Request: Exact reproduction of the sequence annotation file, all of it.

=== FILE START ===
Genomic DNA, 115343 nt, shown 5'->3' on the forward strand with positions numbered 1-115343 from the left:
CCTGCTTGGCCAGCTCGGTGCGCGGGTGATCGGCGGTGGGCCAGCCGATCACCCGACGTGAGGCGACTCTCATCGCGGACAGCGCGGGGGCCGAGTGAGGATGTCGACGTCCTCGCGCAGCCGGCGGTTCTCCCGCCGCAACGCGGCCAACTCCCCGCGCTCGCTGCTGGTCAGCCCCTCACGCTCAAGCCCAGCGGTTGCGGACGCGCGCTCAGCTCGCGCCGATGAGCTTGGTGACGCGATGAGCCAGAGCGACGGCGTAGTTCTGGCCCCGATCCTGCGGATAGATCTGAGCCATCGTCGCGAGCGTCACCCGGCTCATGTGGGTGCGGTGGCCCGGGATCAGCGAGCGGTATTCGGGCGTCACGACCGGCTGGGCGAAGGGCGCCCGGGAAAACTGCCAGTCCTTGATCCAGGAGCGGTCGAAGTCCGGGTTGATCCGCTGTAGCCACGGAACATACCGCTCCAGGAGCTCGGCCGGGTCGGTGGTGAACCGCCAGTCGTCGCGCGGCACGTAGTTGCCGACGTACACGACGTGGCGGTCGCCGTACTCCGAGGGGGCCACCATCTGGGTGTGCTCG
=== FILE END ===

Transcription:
Genomic DNA, 115343 nt, shown 5'->3' on the forward strand with positions numbered 1-115343 from the left:
CCTGCTTGGCCAGCTCGGTGCGCGGGTGATCGGCGGTGGGCCAGCCGATCACCCGACGTGAGGCGACTCTCATCGCGGACAGCGCGGGGGCCGAGTGAGGATGTCGACGTCCTCGCGCAGCCGGCGGTTCTCCCGCCGCAACGCGGCCAACTCCCCGCGCTCGCTGCTGGTCAGCCCCTCACGCTCAAGCCCAGCGGTTGCGGACGCGCGCTCAGCTCGCGCCGATGAGCTTGGTGACGCGATGAGCCAGAGCGACGGCGTAGTTCTGGCCCCGATCCTGCGGATAGATCTGAGCCATCGTCGCGAGCGTCACCCGGCTCATGTGGGTGCGGTGGCCCGGGATCAGCGAGCGGTATTCGGGCGTCACGACCGGCTGGGCGAAGGGCGCCCGGGAAAACTGCCAGTCCTTGATCCAGGAGCGGTCGAAGTCCGGGTTGATCCGCTGTAGCCACGGAACATACCGCTCCAGGAGCTCGGCCGGGTCGGTGGTGAACCGCCAGTCGTCGCGCGGCACGTAGTTGCCGACGTACACGACGTGGCGGTCGCCGTACTCCGAGGGGGCCACCATCTGGGTGTGCTCG